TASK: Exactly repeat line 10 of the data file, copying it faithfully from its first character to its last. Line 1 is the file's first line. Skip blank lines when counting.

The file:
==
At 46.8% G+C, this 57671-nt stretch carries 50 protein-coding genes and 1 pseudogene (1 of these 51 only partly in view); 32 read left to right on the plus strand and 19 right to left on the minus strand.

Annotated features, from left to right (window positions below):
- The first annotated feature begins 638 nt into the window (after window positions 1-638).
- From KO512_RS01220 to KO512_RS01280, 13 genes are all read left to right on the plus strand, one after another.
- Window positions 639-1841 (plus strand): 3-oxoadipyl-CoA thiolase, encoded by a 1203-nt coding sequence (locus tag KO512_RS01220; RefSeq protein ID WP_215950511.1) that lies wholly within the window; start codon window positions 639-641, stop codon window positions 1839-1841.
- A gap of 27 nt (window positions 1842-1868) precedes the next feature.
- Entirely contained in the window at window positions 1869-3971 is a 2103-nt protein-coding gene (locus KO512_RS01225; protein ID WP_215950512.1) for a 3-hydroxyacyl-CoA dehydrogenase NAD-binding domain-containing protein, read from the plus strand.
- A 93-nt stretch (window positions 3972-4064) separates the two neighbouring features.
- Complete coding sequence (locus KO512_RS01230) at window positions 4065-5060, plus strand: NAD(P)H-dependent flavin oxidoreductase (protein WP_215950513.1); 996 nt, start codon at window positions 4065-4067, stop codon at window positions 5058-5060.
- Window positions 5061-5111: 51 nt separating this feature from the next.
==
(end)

- Window positions 5061-5111: 51 nt separating this feature from the next.